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TWiP 37 Letters

Cam writes:

Dick Despommier is often talking about the importance of ecology when understanding parasitism. Does he have any suggestions for good introductory texts to the subject for someone of my lowly level?

I recently came across this article, which led me to the idea of Oogst. Has Professor Despommier come across this, and how does he view it in relation to the idea of Vertical Farming?

Raihan writes:

Hello Guys,

Sorry but I wanna share a non-parasite related news story with you guys.
Came across this article about how the government in Singapore is deciding to invest in roof-top gardens here, as a measure of controlling the recent cases of flash flooding here.

When I read it, i was reminded of Dr Despommier's brain child, the Vertical Farm. I guess this is not exactly a farm but it has a lot in common and displays another way of how incorporating fauna in cities can help solve problems in an urban setting.

http://www.eco-business.com/features/cheap-and-quick-green-roofs/#comment-2021

You guys may choose to read this email on your Vertical Farming Podcast instead of TWIP.

That should be coming pretty soon right? *cheeky grin.

Love the show

Matt writes:

Dear Dickson and Vincent,

(Not sure if I sent this to the right place on the microbe world website, but as I noticed that you gave this email address at the end of the podcasts I thought I'd try it as well...)

Thanks for your wonderful series of podcasts; I have been working my way through all of TWIP and you are currently keeping me sane whilst I data-enter several thousand clinical records from a malaria prevalence survey. I also have TWIV on CDs which I listen to in my car on my commute route to my workplace in Muheza, North East Tanzania. And I'm very excited by TWIM which I will indulge in soon.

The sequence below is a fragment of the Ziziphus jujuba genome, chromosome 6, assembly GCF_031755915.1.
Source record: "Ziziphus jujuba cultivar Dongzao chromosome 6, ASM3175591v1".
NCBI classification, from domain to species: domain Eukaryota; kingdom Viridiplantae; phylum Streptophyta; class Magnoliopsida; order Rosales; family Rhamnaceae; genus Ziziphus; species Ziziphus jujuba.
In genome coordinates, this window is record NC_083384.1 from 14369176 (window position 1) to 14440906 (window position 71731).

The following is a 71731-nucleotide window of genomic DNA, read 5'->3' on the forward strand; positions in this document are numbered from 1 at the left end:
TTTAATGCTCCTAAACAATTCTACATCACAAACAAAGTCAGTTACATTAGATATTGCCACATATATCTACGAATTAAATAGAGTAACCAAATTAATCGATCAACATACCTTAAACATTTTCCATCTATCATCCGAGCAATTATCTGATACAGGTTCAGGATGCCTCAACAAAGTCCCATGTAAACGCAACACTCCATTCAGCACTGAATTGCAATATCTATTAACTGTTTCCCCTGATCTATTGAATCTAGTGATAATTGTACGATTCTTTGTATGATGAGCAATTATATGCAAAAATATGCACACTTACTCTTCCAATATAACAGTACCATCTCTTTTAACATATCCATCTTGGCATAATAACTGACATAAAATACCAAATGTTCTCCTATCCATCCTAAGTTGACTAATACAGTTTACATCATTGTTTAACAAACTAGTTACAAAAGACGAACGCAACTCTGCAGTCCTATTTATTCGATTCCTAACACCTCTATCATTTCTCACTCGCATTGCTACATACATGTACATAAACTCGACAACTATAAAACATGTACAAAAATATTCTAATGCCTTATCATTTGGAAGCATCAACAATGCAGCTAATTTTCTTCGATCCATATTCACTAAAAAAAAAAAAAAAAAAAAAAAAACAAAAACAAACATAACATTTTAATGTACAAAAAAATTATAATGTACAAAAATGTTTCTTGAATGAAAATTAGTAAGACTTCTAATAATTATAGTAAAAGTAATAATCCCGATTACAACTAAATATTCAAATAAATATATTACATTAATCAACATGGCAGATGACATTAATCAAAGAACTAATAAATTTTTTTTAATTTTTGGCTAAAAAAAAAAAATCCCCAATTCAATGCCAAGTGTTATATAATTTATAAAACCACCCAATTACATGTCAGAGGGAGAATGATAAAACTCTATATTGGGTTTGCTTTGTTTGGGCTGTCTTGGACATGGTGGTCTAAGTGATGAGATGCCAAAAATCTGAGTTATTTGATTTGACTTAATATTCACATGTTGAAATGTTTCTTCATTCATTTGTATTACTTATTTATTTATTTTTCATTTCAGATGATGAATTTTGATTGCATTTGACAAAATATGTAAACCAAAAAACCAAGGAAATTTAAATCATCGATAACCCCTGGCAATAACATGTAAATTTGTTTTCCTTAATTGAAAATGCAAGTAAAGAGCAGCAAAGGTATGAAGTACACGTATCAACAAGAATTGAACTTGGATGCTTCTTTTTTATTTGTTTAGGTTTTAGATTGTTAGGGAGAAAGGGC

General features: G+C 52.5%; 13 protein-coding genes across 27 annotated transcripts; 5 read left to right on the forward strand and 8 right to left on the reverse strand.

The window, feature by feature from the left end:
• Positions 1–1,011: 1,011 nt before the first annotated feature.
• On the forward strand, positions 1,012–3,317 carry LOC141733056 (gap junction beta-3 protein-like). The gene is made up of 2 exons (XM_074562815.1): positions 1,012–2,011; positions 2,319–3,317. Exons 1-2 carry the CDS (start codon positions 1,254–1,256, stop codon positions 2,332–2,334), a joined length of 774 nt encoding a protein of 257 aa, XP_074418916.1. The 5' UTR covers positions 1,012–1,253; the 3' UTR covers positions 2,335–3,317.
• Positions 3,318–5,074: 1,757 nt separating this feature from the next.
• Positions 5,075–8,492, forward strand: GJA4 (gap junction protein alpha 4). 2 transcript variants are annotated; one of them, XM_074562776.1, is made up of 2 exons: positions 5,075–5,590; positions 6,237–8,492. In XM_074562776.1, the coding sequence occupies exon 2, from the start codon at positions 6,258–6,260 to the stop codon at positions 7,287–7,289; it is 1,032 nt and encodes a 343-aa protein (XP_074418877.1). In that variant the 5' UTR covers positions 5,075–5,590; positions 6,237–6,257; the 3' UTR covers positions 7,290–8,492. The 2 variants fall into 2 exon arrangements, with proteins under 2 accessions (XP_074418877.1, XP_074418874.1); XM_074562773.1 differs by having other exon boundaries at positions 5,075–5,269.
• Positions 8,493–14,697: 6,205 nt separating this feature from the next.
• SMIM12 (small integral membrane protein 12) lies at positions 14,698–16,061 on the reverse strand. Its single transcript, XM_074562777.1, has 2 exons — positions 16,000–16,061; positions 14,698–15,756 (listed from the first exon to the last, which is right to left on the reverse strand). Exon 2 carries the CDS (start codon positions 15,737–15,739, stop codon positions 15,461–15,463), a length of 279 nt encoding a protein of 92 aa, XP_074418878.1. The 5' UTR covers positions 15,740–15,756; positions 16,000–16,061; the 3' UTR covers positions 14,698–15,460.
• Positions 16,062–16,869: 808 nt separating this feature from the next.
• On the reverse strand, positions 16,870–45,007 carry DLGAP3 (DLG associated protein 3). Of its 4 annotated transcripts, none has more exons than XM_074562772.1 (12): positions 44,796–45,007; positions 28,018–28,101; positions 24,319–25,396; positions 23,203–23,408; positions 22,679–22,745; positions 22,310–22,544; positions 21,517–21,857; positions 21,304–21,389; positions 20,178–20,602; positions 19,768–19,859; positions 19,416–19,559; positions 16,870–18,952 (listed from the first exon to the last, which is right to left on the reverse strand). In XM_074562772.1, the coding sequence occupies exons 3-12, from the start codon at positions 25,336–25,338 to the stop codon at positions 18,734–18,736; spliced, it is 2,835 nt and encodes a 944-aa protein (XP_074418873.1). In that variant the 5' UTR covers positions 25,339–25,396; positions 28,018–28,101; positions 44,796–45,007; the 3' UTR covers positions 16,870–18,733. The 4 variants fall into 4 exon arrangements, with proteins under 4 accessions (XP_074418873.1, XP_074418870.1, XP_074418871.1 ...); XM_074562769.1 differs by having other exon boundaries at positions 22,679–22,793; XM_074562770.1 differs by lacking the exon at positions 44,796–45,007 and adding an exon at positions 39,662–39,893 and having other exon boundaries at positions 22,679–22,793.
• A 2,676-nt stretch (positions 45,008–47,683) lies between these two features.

I am a medical entomologist currently working on insecticide-treated materials against malaria vectors and have a question which I hope you'll discuss on TWIP in relation to malaria but also in a broader context. It is this: do you think we already have enough tools to control (many) infectious diseases and that funding should be channeled into improved application/delivery of those tools and away from the search for novel techniques and 'blue sky' research? For malaria, we already have a diverse arsenal of proven weapons and auxiliary tools including bed nets, indoor residual spraying, intermittent preventative treatment, house screening, rapid diagnostic tests; GPS and mobile phone systems have vastly improved surveillance, we have subsidized and highly effective frontline drugs for treatment, amazing repellents and lures for mosquitoes etc. etc. People like Fred Soper and Malcolm Watson were incredibly successful at reducing malaria 60+ years ago with a much more limited arsenal. You might say that there was much less resistance to insecticides and anti-malarial drugs in those days, but in recent times two brilliant weapons emerged that are still being used, to which there was no resistance, i.e. pyrethroid insecticides and artemisin-based combination therapy (ACTs). What do you think are the major stumbling blocks in infectious disease control? Is the health sector too slow to act on research findings*?